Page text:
Ireland’s slum landlords have little to fear, today as a century ago
Diarmaid Ferriter: Politicians’ threats have never meant much in practice
Dublin, 1968: the 10-child Murphy family, whom the corporation moved into a slum on Benburb Street after Mrs Murphy fell behind on her rent. Photograph: Mirrorpix via Getty
The history of slum landlordism in Ireland over the past century suggests current offenders have little to fear from politicians making threats. Exactly 100 years ago James Brady of the Dublin Tenants Association declared that compensation that Dublin Corporation paid owners of slum property, after ejectments were served on tenants in the Mercer Street area of the city, “was a premium to landlords to keep it in bad condition” and suggested that “instead of giving compensation for the premises, the Corporation should confiscate them”.
That was during an era of considerable outrage about the slums. In September 1913 two Dublin tenement buildings had collapsed, killing seven people. The following year the report of the Dublin Housing Inquiry was published. As well as highlighting appalling conditions it revealed that 14 Dublin Corporation members owned tenement houses; several owned more than a dozen, including Alderman Corrigan, who owned 19 tenements, a number of which were classed as unfit for human habitation and incapable of being rendered fit for such habitation. A corporation sanitary subofficer declined to certify Corrigan’s defective properties as habitable, but this was overruled by Charles Cameron, head of its public-health department, despite no attempt to improve them.
There were to be numerous false dawns in subsequent decades. There was much debate in the 1920s and 1930s about clearing the slums and who was profiting from them. A thunderous editorial appeared in this newspaper in April 1936 in the context of the Town Tenants Tribunal: “The real scandal of the Dublin Slums is not that filthy tenement rooms are leased at cruelly excessive rents, but that such rooms exist at all.”
Some landlords, learning of plans for slum clearance, ‘let the tenements out to speculators whose object is to screw as much money as possible from the unhappy tenants’
It seems quaint now that the writer believed it should not matter that the tribunal was not a court, because “the real court will be the public opinion of Dublin”. There was, however, much reason to believe that public emotion would be heightened. Based on the evidence given by the president of the Society of Saint Vincent de Paul, it appeared “the slum landlord is as grasping, as oppressive and as pitiless as ever”. Some of these landlords, learning of plans for slum clearance, “permitted the tenements to fall into even more dangerous disrepair or let them out to speculators whose object is to screw as much money as possible from the unhappy tenants . . . The ordinary criminal is a saint by comparison.”
“Slum landlords are very unwilling to quit”
The issue was still a cause of much commentary in the 1960s. An article in Irish Architect and Contractor in 1963 cited a Dublin Corporation official pointing out that the corporation was ready to take over tenement buildings that landlords could not or would not maintain for economic reasons: “It is strange that slum landlords are very unwilling to quit – they still collect rents and they are markedly unready to demolish, support or rebuild.”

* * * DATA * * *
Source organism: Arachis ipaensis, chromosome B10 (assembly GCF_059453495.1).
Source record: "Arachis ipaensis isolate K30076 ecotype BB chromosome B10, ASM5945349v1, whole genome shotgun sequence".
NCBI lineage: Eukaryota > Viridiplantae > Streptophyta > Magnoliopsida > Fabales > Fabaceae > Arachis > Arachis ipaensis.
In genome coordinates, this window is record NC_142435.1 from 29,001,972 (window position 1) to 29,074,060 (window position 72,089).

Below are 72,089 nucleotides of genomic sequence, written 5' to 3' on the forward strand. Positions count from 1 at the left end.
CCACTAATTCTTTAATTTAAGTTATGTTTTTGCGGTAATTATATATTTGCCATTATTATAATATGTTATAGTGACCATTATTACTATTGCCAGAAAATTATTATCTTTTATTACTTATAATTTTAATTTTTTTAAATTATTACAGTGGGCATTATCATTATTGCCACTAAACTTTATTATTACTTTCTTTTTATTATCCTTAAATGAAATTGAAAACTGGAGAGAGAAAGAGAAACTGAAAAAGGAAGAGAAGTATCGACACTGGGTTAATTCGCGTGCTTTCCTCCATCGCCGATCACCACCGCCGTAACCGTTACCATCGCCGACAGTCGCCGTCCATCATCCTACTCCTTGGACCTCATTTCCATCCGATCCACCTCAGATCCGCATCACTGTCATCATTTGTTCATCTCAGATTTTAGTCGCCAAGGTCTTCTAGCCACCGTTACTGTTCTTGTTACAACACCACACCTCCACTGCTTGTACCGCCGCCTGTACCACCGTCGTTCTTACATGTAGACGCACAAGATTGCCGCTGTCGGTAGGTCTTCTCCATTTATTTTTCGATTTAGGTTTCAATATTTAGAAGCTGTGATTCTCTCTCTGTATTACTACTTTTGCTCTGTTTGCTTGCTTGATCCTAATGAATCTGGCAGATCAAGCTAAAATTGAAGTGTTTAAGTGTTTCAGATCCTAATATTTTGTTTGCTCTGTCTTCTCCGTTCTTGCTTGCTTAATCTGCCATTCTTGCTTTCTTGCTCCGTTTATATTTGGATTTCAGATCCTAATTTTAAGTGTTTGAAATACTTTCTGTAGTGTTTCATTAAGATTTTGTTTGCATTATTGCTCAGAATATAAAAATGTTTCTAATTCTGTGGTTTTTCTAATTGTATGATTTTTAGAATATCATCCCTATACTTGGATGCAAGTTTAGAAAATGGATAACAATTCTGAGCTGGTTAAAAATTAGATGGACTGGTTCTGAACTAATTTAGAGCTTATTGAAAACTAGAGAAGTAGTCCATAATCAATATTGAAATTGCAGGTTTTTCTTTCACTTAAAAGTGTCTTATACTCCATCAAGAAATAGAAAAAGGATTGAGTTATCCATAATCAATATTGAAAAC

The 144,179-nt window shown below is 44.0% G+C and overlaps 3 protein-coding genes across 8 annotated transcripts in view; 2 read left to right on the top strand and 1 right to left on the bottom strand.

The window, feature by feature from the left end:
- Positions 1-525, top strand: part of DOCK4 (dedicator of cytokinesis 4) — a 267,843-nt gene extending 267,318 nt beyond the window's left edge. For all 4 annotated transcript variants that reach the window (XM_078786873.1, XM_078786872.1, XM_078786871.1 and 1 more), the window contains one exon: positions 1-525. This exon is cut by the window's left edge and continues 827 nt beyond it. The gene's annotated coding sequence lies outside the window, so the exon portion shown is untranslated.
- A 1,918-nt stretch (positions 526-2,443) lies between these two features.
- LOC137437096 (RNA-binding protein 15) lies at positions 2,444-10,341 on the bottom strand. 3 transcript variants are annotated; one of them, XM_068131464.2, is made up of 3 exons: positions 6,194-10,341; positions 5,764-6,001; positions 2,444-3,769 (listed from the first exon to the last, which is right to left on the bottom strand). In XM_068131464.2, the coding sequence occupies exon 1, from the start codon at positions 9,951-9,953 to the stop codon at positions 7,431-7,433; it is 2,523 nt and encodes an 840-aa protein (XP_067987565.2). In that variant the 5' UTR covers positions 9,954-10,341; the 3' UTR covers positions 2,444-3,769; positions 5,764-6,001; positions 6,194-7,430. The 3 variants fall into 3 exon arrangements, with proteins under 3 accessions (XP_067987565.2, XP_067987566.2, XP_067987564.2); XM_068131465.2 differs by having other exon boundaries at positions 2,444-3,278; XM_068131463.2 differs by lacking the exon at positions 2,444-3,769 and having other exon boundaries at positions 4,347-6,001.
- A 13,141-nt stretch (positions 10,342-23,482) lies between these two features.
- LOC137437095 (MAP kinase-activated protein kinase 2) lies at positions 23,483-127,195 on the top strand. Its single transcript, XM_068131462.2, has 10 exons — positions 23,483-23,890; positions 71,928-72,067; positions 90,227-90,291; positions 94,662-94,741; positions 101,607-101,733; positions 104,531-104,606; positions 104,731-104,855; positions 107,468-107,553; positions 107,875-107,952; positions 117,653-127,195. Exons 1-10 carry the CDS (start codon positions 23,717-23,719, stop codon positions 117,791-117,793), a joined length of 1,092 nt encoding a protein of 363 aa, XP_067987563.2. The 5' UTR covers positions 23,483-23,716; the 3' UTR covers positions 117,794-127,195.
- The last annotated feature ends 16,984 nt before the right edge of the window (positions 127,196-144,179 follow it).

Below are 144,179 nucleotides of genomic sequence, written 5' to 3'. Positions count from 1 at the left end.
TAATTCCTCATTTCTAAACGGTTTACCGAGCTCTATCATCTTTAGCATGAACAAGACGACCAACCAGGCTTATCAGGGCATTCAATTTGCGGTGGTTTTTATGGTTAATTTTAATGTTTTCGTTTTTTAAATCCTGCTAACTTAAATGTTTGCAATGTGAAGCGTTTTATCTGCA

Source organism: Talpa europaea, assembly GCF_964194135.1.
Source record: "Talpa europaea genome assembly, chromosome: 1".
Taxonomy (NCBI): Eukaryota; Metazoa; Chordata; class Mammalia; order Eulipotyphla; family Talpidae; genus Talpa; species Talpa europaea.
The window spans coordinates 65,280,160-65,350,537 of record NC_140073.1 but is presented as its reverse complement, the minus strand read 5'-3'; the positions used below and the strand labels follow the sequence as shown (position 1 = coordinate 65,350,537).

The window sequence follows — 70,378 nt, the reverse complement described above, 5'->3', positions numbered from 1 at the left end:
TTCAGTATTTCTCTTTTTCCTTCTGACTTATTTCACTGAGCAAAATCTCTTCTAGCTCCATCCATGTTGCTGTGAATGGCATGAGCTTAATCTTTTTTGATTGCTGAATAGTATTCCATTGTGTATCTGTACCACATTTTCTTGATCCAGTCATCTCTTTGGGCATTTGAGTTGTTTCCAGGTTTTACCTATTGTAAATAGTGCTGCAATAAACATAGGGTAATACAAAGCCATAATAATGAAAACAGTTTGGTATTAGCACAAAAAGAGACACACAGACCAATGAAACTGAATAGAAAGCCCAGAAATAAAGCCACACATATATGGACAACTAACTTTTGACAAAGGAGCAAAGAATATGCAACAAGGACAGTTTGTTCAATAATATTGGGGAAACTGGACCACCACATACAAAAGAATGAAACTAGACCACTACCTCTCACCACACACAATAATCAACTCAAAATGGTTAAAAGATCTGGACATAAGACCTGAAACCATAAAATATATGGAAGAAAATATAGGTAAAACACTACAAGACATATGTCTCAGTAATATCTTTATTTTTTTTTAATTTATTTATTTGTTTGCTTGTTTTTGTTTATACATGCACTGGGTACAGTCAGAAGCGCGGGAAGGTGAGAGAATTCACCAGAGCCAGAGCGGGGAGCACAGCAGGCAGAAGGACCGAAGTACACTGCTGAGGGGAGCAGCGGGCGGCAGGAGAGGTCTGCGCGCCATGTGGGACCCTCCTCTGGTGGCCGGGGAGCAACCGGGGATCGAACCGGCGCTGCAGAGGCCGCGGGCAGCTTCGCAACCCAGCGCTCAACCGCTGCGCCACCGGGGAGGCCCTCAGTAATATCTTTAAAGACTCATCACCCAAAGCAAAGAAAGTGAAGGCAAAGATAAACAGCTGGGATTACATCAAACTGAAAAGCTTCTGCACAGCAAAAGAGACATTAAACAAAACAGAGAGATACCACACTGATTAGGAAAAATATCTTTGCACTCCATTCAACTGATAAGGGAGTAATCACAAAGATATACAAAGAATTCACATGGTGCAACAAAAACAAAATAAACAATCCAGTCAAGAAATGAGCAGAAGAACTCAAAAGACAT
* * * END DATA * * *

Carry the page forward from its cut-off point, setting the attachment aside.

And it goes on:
Another new era was promised in 1971, when “strong measures against landlords offering substandard accommodation” were detailed in new draft bylaws by the minister for local government, Bobby Molloy, including “a minimum standard for air space in sleeping compartments”. But almost a quarter of a century later a Dáil debate was fuelled by anger on the same subject, it being insisted that the £60 million being paid in rent subsidies that year should not be used to “prop up slum landlords”, with Noel Ahern of Fianna Fáil adding the reminder that “voluntary regulation of the private rented sector was useless”.
I’m sure the slum landlords are quaking in their boots at the promises of regulation, implementation and determination to protect tenants
Ten years later, at the height of the Celtic Tiger, a fire broke out in an apartment block on Ormond Quay; the occupants were rescued because, mercifully, it broke out during the day – but the windows of the ground-floor rooms were barred. The building contained nine units for tenants, but it did not even appear on the register of the Private Residential Tenancies Board. At the time Aideen Hayden, the chairwoman of Threshold, referred to a new “slummification” in Dublin and the “tragic and scandalous” irony that after a period of unprecedented prosperity this was happening in the same city whose historic slums had been notorious.
The history of this question is unfortunately replete with numerous tragedies and scandals, and common threads bind them all together, as they do in too many other areas: lack of regulation and implementation. The various revelations, expressions of outrage and unveiling of “tough” new measures have clearly meant little in practice. This week Minister for Housing Eoghan Murphy spoke once more of elevated standards, a commitment to funding increased inspections, a new system of “compliance” and a suggestion that landlords will have to “self-certify” that their rental properties meet appropriate standards or face legal action if they provide “untrue” assurances.
I’m sure the slum landlords are quaking in their boots at the promises of regulation, implementation and determination to protect tenants, versions of the same worthless promises of so many yesteryears.